Thursday, October 5, 2006

Trade Secrets

Over the past few months of plugging away on this project, the conversation has frequently come up:

"So what are you doing these days?" I am asked.

"Working on a book."


"A tutorial book on how to draw and paint fantasy creatures."

"Oh..." Interest, and something else in the tone. Hesitantly, "But...aren't you concerned?"

My own brows lift questioningly even though I already know what the inevitable next question is.

"Aren't you worried'll reveal all your secrets? Won't everyone be able to do the same thing then?"

I laugh at that point. That's when I try to explain, though I get the feeling my words don't sink very far.

Confusion on the face.

Polite nod, sometimes with genuine interest.

Topic change. “So what are you doing these days?” I ask.

And things go on.

There seems to be the belief that technical explanations can transcend the mere transfer of knowledge. The transfer of inspiration. And there is the heart of it: Where is the kernel of inspiration? My words and images can help guide someone to find that core within themselves, but it has no meaning until it has been internalized and explored and remade.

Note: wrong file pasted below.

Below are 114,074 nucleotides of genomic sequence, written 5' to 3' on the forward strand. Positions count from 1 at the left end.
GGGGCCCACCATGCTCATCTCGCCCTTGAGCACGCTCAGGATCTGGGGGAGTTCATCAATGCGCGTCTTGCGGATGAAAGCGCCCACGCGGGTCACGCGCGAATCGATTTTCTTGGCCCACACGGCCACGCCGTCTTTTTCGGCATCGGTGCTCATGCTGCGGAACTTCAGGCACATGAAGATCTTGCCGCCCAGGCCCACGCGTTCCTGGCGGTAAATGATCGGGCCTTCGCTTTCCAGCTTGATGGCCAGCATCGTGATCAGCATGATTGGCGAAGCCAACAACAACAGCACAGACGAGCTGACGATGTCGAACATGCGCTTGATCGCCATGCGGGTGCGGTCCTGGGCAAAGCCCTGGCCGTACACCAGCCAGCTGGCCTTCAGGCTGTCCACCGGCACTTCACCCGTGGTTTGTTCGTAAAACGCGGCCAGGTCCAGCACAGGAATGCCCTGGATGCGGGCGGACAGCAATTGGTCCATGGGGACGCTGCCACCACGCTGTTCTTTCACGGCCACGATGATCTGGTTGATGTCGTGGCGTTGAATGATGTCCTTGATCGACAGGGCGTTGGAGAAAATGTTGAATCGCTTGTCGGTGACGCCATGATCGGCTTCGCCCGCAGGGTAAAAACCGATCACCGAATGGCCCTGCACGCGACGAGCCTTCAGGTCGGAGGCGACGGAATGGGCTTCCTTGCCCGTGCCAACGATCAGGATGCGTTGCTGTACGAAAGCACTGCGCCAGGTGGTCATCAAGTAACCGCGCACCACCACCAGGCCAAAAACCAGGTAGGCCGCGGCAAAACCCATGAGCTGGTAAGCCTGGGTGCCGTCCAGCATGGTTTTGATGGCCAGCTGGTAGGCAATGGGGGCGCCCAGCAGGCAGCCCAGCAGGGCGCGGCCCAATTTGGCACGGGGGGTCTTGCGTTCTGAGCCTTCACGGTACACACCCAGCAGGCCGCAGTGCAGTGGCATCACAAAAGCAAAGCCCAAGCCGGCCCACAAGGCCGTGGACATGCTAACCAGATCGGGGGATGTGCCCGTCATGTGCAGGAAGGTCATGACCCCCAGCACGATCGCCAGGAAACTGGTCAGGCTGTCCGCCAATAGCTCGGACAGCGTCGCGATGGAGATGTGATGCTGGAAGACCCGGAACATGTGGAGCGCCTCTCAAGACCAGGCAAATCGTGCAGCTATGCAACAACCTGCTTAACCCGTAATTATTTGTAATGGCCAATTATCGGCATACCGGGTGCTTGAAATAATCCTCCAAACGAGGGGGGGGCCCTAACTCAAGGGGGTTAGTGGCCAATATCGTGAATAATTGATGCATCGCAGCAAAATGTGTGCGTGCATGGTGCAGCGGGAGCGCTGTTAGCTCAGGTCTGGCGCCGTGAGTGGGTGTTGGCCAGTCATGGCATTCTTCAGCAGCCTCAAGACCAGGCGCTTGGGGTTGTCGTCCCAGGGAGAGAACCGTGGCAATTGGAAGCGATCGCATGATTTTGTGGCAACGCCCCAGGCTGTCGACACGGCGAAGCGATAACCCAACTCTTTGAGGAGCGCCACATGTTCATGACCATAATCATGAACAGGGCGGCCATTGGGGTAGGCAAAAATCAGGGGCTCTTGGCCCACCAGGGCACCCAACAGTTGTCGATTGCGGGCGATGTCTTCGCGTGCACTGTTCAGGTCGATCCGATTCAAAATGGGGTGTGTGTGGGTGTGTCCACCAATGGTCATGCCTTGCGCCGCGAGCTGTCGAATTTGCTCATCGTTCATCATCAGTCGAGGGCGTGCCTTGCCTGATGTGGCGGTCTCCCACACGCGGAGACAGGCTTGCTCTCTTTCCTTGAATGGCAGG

Drawing and painting is a technical exercise. The eyes have to learn to truly see. The brain must be trained to analyze without preconceptions. And then the hands learn through trial and error to manually create what the brain wants to have materialized. From eye to mind to hand. The disconnect has to be bridged, and there is a mechanical aspect that has to be learned with practice.

This is what can be taught: Tricks to ease the transition from mind to hand. Pointing out ways of looking at the world and seeing color and light, that get ignored by minds and eyes that only need to see the world as a space to move and interact in and not as visual canvas. Shortcuts on paper that simulate reality. The physical behavior of water and pigments on paper. This is how a wing is structured. This is how you can paint it. This is the lore of angels, and examples of the masters of the past who painted like subject matter. Here is how composition works, and how the human mind works to follow the flow of movement.

One can learn all that, master all the techniques and copy imagery flawlessly; but it’s just an architectural layout, graphical manipulation, glossy and flashy until it has a heart.

I am frequently asked, “How do you find inspiration?”

There’s no roadmap with directions I can give. Inspiration begins from an external source, unique to every person. The eye-catching imagery of a favorite artist, a glimpse of breath-taking nature, a song whose melody winds through and will not let itself be forgotten, a story that grips the soul. Something that just burns in your mind until you must create in order to transform that energy into a piece of art wrought by your own hand. It is the process that external source of inspiration undergoes within an individual that marks it inexplicably with an artist’s signature.